Ban on high-tech bodysuits hasn't affected swimmers as much as expected

By Amy Shipley
Washington Post Staff Writer
Sunday, August 15, 2010; 12:00 AM

This was supposed to be the year of excruciatingly slow swimming. With the polyurethane bodysuits that led to dozens of world records now relegated to museum displays and garage sales, swimming insiders predicted times would balloon accordingly, by as much as 2 to 5 percent.

And in fact, some of the times rose substantially at the U.S. championships earlier this month. The average time among the top three men in the 200 fly, for example, stood 2.29 percent higher than in 2009 and 3.30 percent greater than 2008. No American records were set, and no one disputes this: The ban on the high-tech suits brought an emphatic and unquestioned halt to three wild years of world-record obliteration.

Yet American Ryan Lochte found himself within spitting distance of his own world record in the 200-meter individual medley and said he hopes to take it down at this week's multi-nation Pan Pacific Championships in Irvine, Calif. Rebecca Soni and Michael Phelps also laid down times that left them within sight of the women's 200 breaststroke and men's 100 butterfly world marks.

American athletes and coaches say Lochte's excellence and other strong performances at nationals offer evidence that the team's best swimmers can close the gap more quickly than expected.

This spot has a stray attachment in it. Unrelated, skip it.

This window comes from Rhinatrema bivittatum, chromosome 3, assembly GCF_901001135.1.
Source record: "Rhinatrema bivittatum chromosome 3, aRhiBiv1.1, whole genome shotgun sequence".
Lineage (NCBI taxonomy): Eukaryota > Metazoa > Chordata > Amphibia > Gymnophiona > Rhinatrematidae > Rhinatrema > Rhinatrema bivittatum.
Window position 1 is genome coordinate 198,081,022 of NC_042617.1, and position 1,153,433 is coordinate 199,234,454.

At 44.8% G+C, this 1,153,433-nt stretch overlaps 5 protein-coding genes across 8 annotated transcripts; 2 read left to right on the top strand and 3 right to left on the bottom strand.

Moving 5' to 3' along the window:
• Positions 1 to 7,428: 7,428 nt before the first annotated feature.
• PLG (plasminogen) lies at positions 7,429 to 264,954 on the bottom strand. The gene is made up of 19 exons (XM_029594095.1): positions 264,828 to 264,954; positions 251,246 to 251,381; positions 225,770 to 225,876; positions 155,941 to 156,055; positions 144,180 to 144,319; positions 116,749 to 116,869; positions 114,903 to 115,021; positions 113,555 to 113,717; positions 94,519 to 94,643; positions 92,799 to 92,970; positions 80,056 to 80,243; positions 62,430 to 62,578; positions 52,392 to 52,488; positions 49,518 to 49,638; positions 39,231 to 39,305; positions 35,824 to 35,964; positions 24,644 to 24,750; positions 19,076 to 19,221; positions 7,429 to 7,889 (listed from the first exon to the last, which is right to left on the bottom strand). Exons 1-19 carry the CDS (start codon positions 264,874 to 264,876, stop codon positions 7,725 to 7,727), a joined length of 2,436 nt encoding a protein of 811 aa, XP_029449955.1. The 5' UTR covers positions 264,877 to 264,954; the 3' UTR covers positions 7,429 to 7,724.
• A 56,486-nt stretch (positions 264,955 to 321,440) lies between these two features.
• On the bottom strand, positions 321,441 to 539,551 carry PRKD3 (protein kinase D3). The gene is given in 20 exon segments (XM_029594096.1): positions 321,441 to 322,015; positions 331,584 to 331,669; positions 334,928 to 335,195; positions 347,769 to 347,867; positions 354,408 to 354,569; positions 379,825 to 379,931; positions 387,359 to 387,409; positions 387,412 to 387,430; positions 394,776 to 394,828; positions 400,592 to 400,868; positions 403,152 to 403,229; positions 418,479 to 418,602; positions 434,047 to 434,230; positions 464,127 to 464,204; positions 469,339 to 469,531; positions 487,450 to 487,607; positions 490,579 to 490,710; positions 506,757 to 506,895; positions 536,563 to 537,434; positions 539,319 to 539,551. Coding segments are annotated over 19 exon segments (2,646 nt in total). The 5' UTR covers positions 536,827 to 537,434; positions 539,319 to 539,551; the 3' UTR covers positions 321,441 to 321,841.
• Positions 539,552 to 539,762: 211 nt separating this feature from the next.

"I don't think it's going to be that long before we figure out how to repeat those [world record] times," said Dana Vollmer, who will compete in the 100 and 200 freestyle and 100 butterfly at the Pan Pacs, which will feature 21 nations including charter countries Canada, Australia and Japan. "I would be expecting that [this week]. It's been a goal of mine to go best times in every event even though I'm not in a suit. I wouldn't put [world records] past people."

Average times of the top three finishers in each event at the U.S. championships swelled by less than 1 percent compared to the times posted at last year's world championship trials (0.80 percent), which featured most of the latest suit technology, and the 2008 Olympic trials (0.97 percent), which featured some of the top technology, according to a Washington Post review.

In a few events, the top competitors actually went faster.

"I almost broke my world record in the 200 IM," Lochte said by phone from the team's training camp in Irvine last week. "It can be done. I'm hoping [this] week. It's just a matter of time."

Applied knowledge

Swimmers and coaches say the supersuits did not merely increase athletes' speed; they also taught them how to go faster - critical information some have already applied to their training.

Swimmers say the supersuits' buoyancy essentially pushed athletes higher in the water, and their tightness effectively held everything in position, allowing swimmers to maintain excellent body position and tight streamlines almost effortlessly. That allowed them to use their energy to drive their arms, shoulders and legs.

And, just as important, the slippery suits also decreased resistance, which helped swimmers shoot more quickly off the walls on turns.

Ariana Kukors, who set the world record in the 200 medley last year, said the difference between her best of 2:06.15 and the 2:10.54 she swam at the U.S. championships largely resulted from her speed on the underwater portion of those races.


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